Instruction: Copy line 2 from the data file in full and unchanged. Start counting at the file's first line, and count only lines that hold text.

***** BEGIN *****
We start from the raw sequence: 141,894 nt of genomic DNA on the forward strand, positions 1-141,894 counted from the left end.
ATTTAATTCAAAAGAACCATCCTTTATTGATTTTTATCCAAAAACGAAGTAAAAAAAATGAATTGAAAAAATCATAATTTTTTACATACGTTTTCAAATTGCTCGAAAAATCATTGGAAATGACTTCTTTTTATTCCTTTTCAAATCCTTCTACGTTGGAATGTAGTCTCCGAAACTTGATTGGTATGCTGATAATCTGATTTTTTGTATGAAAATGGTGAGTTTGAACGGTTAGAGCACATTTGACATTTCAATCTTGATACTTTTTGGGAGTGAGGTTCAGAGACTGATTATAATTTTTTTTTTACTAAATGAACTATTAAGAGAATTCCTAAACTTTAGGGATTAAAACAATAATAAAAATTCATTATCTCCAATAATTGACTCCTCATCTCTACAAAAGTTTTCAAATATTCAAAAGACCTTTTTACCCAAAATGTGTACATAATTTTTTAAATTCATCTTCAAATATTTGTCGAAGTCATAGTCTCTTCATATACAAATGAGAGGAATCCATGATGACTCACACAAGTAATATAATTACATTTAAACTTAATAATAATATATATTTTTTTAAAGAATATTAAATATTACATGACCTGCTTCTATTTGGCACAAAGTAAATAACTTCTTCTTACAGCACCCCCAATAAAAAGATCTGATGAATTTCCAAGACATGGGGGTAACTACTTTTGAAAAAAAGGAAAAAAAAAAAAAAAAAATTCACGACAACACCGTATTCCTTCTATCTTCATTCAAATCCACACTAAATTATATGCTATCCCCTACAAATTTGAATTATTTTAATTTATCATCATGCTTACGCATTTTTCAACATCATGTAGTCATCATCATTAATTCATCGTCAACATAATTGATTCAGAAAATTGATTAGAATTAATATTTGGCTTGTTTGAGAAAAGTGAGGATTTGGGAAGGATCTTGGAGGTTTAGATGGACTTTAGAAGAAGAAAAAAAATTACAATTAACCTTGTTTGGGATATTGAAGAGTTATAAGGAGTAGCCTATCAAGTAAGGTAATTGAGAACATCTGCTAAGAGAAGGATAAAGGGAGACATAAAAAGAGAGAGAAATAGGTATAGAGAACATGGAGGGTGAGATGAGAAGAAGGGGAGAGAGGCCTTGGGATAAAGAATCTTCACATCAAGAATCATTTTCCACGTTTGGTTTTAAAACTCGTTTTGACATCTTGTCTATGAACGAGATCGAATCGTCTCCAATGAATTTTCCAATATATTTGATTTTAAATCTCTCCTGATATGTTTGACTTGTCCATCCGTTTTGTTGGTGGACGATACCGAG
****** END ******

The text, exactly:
ATTTAATTCAAAAGAACCATCCTTTATTGATTTTTATCCAAAAACGAAGTAAAAAAAATGAATTGAAAAAATCATAATTTTTTACATACGTTTTCAAATTGCTCGAAAAATCATTGGAAATGACTTCTTTTTATTCCTTTTCAAATCCTTCTACGTTGGAATGTAGTCTCCGAAACTTGATTGGTATGCTGATAATCTGATTTTTTGTATGAAAATGGTGAGTTTGAACGGTTAGAGCACATTTGACATTTCAATCTTGATACTTTTTGGGAGTGAGGTTCAGAGACTGATTATAATTTTTTTTTTACTAAATGAACTATTAAGAGAATTCCTAAACTTTAGGGATTAAAACAATAATAAAAATTCATTATCTCCAATAATTGACTCCTCATCTCTACAAAAGTTTTCAAATATTCAAAAGACCTTTTTACCCAAAATGTGTACATAATTTTTTAAATTCATCTTCAAATATTTGTCGAAGTCATAGTCTCTTCATATACAAATGAGAGGAATCCATGATGACTCACACAAGTAATATAATTACATTTAAACTTAATAATAATATATATTTTTTTAAAGAATATTAAATATTACATGACCTGCTTCTATTTGGCACAAAGTAAATAACTTCTTCTTACAGCACCCCCAATAAAAAGATCTGATGAATTTCCAAGACATGGGGGTAACTACTTTTGAAAAAAAGGAAAAAAAAAAAAAAAAAATTCACGACAACACCGTATTCCTTCTATCTTCATTCAAATCCACACTAAATTATATGCTATCCCCTACAAATTTGAATTATTTTAATTTATCATCATGCTTACGCATTTTTCAACATCATGTAGTCATCATCATTAATTCATCGTCAACATAATTGATTCAGAAAATTGATTAGAATTAATATTTGGCTTGTTTGAGAAAAGTGAGGATTTGGGAAGGATCTTGGAGGTTTAGATGGACTTTAGAAGAAGAAAAAAAATTACAATTAACCTTGTTTGGGATATTGAAGAGTTATAAGGAGTAGCCTATCAAGTAAGGTAATTGAGAACATCTGCTAAGAGAAGGATAAAGGGAGACATAAAAAGAGAGAGAAATAGGTATAGAGAACATGGAGGGTGAGATGAGAAGAAGGGGAGAGAGGCCTTGGGATAAAGAATCTTCACATCAAGAATCATTTTCCACGTTTGGTTTTAAAACTCGTTTTGACATCTTGTCTATGAACGAGATCGAATCGTCTCCAATGAATTTTCCAATATATTTGATTTTAAATCTCTCCTGATATGTTTGACTTGTCCATCCGTTTTGTTGGTGGACGATACCGAG